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The End of Plagues: The Global Battle Against Infectious Disease (MacSci) Hardcover – September 24, 2013


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Editorial Reviews

Review

“An engaging and expansive exploration of humankind’s quest to defend itself against disease." —History Today

“The historical tale of vaccination and the extraordinary achievements that have come from its implementation…this is a fascinating book.” —Cosmos Magazine

“An optimistic history of vaccinations and their underlying science…Rhodes also looks at vaccinations against tuberculosis and flu, HIV and malaria…the science behind these limited successes makes for some of the best chapters in the book, which is especially impressive given the difficulty of making immunology accessible to the lay reader” —Times Higher Education

“The remarkably clear voice of immunologist John Rhodes takes us through significant moments in man’s battle against infectious disease… excellent and captivating.” —The Book Bag

"The End of Plagues is a fascinating book and well worth a read for anyone interested in the history of medicine." —LSE Review of Books

About the Author

John Rhodes is an international expert in immunology and vaccine discovery, and has held research fellowships at the US National Institutes of Health and the University of Cambridge. From 2001 to 2007 he was director of strategy in immunology at GlaxoSmithKline, a leading multinational healthcare company. He is a fellow of the Royal College of Pathologists, has served on UK government international vaccine missions and published numerous articles in leading journals such as NatureScience and the Lancet.  He lives and works in Cambridge, UK.
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Product Details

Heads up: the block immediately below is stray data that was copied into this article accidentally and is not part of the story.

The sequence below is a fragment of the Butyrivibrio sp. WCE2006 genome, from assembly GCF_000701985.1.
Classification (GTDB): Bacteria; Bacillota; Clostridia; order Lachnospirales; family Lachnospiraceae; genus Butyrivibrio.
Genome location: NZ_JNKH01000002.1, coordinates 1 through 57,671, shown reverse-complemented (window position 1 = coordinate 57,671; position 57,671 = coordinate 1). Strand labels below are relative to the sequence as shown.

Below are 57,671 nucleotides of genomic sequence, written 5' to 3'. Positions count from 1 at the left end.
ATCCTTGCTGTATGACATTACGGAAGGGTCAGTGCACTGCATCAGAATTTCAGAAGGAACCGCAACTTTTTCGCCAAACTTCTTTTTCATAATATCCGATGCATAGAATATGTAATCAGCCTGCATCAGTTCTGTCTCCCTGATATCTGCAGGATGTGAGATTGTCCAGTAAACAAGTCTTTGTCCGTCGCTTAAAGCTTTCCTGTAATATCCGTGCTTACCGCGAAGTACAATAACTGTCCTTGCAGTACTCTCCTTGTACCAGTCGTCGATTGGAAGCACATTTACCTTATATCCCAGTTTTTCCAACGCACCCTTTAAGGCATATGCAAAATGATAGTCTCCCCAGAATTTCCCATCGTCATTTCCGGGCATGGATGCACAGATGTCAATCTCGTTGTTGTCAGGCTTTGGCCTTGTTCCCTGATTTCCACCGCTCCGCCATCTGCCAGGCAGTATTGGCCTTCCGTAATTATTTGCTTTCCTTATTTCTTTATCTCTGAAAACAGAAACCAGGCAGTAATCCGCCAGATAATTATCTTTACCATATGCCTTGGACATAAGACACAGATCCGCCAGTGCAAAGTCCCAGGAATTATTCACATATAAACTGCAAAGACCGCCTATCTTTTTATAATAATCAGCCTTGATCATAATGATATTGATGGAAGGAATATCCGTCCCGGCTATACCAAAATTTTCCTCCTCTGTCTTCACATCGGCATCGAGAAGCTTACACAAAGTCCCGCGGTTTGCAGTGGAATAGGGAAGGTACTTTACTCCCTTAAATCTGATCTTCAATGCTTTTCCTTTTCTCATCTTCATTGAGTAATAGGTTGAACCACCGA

• Series: MacSci
  • Hardcover: 256 pages
  • Publisher: Palgrave Macmillan Trade; 1 edition (September 24, 2013)
  • Language: English
  • ISBN-10: 1137278528
  • ISBN-13: 978-1137278524
  • Product Dimensions: 6.4 x 0.9 x 9.5 inches
  • Shipping Weight: 14.4 ounces (View shipping rates and policies)
  • Average Customer Review: 4.6 out of 5 stars  See all reviews (5 customer reviews)
  • Amazon Best Sellers Rank: #1,157,624 in Books (See Top 100 in Books)

More About the Author

I am an immunologist. I've been privileged to study the secrets of immunity and the power of vaccination at research centers in London, Cambridge, and Washington DC, and I'm keen to share them with a wider audience. My book, The End of Plagues: The Global Battle Against Infectious Disease, sets out to explore the universe of germs and the mysteries of immunity, explaining in everyday language the natural ways in which our bodies defend us against infection. Beginning with the discovery of smallpox vaccine, the book spans three centuries in pursuit of the story of vaccination as it spreads across the globe. It is a controversial story, peppered with crises, cliffhangers and dramatic shifts of fortune, and it leads at last to the global defeat of smallpox, the imminent eradication of polio, and a new war on tuberculosis, malaria, and HIV-AIDS. As individuals protected by immunization, as parents making crucial choices to protect our children, and as global citizens in a world which can defeat disease, we are all participants in this extraordinary story.

Customer Reviews

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Most Helpful Customer Reviews

4 of 4 people found the following review helpful By Susman TOP 1000 REVIEWER on November 7, 2013
Format: Hardcover
In The End of Plagues, the remarkably succinct and straight forward narrative of the author and immunologist John Rhodes takes you through significant moments in man's battle against infectious diseases. The book starts with the example of smallpox, for which Edward Jenner (1749-1823), first made a vaccine, having been in a world where variolation was on the rise. Between Jenner's first serum transfer - from an immune milkmaid to a servant's son - and the present day, several vaccines have been developed against diseases such as measles, various influenzas, and polio.

The accounts and the outlines of immunology history are equally exceptional and captivating in the book. They show that the passage of time has not eroded the level of complication of issues at hand. As a result, the case of smallpox is a solid theme to which Rhodes continually refers, as he tells us the tales of many other diseases.